Coot

Coot: (n) a foolish or crotchety person, especially one who is old

I have officially become old enough to become a coot. I’m not sure what age qualifies you, but age is certainly a factor.

There are other considerations:

Coots always talk about “how good things used to be.”

Coots tend to refer to society as using a “handbasket on their way to hell.”

Coots pine for a time when they were younger and full of energy.funny wisdom on words that begin with a C

I honestly don’t feel any of that whatsoever.

Many of my growing-up years were filled with ignorance, prejudice, anger, self-righteousness and bloodshed in an unrighteous war. So I don’t yearn to go back—I just insist that there are two things the human race can’t live without, and we should cease deleting them from our browser.

Human beings must have empathy and self-deprecation. If you don’t like the idea of self-deprecation, then insert humility.

When we stop feeling empathy for the man or woman next to us, we become enemies to our own species, similar to a bee who plots with the flies to steal the honey.

And when we don’t produce adequate humility, the obnoxious odor that comes off our being chases people from the room.

I’m not an old coot.  I don’t care who you sleep with. I don’t care what your political party is. I don’t care what your faith or lack of faith might be.

But when you mess with empathy and humility, I will dig my heels in, because then you’re plotting the destruction of the human race—of which I am proudly a member.


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Cobweb

Cobweb: a spider’s web, especially when old and covered with dust

I have watched with some nervous curiosity as a confident individual handles a snake.

They always seem to feel it is hilarious to offer the snake in my direction, waiting for me to step back in horror to ​provide​ them a hideous giggle. But everyone has small “somethings” that turn us into nutty little girls, running away in terror from a bee.

The other night I was sitting in the living room with my son, who is a large, burly man, when he suddenly winced and shimmied in his chair because a fly had come close to his ear. He was adequately embarrassed so I did not tease him, though greatly tempted.

​Yet ​I don’t think I’ve ever seen anyone walk through cobwebs with​out​ getting an icky face and batting with their hands in all directions to rid themselves of the sticky strings.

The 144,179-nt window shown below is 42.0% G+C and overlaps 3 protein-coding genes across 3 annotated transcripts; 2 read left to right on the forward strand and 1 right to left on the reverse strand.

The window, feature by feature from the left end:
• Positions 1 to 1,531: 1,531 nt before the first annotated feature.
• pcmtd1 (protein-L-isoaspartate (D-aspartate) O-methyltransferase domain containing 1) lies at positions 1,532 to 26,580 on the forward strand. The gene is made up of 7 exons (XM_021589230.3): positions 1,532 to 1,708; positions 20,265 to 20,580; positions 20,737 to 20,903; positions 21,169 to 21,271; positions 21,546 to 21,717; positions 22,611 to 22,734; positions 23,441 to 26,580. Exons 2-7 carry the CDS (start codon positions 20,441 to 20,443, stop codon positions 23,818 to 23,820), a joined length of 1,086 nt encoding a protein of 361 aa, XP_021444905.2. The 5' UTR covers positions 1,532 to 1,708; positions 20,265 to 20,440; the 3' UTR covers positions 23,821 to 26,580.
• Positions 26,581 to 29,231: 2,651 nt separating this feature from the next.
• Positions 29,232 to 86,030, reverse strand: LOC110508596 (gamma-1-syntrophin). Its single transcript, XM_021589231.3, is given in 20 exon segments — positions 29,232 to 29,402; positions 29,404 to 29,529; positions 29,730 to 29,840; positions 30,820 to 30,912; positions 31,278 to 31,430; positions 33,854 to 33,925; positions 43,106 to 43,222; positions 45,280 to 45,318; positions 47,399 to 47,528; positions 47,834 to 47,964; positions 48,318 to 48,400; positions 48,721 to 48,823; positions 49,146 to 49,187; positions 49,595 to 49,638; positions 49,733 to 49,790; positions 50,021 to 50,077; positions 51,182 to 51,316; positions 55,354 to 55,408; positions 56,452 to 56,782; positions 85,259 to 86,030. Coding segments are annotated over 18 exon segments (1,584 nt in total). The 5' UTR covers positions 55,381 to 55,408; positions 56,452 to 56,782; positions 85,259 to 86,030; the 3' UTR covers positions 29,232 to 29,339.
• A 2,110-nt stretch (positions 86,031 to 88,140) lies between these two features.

I once owned a house near a lake. I built a beautiful porch. Every morning there was a spider web in one corner. I took a broom and swept it away, but the next day it would be back again. I asked a friend about it and he said, “Well, the only way to get rid of the cobweb is to kill the spider. Otherwise, ​it​ will just continue to do ​its job faithfully.”

After all, a spider web is just a home for a spider, which doubles as a trap for flies so he can get good eats. It’s a rather ingenious ​invention​.

If I could figure out how to turn my house into a trap for hamburgers, steaks and fried chicken, I’d do it, too.​

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Bee

Bee: (n) an insect of a large group to which the honeybee belongsDictionary B

There certainly seem to be a lot of design flaws in Mother Nature.

I am not offering this as a criticism, nor do I think I could have done a better job stomping around the Universe.

It’s just that in the mortal brain, we have a tendency to seek sense where Nature only offers tension. The whole process is held together with tiny fibers, little branches, and maybe chewing gum and lint.

How it actually works is beyond our comprehension.

For instance, I would love to be friends with the bee.

I’ve heard of the good work they do.

  • I realize that they pollinate plants and flowers which keep us alive and allow us to eat, escaping starvation.
  • I am very favorable to honey, the by-product of their process.
  • They are colorful.

But then, they have this thing called a “stinger.” And because I do not want to be stung, I am tempted to kill them, and therefore be party to terminating their noble work, and in a sense, setting in motion my own suicide.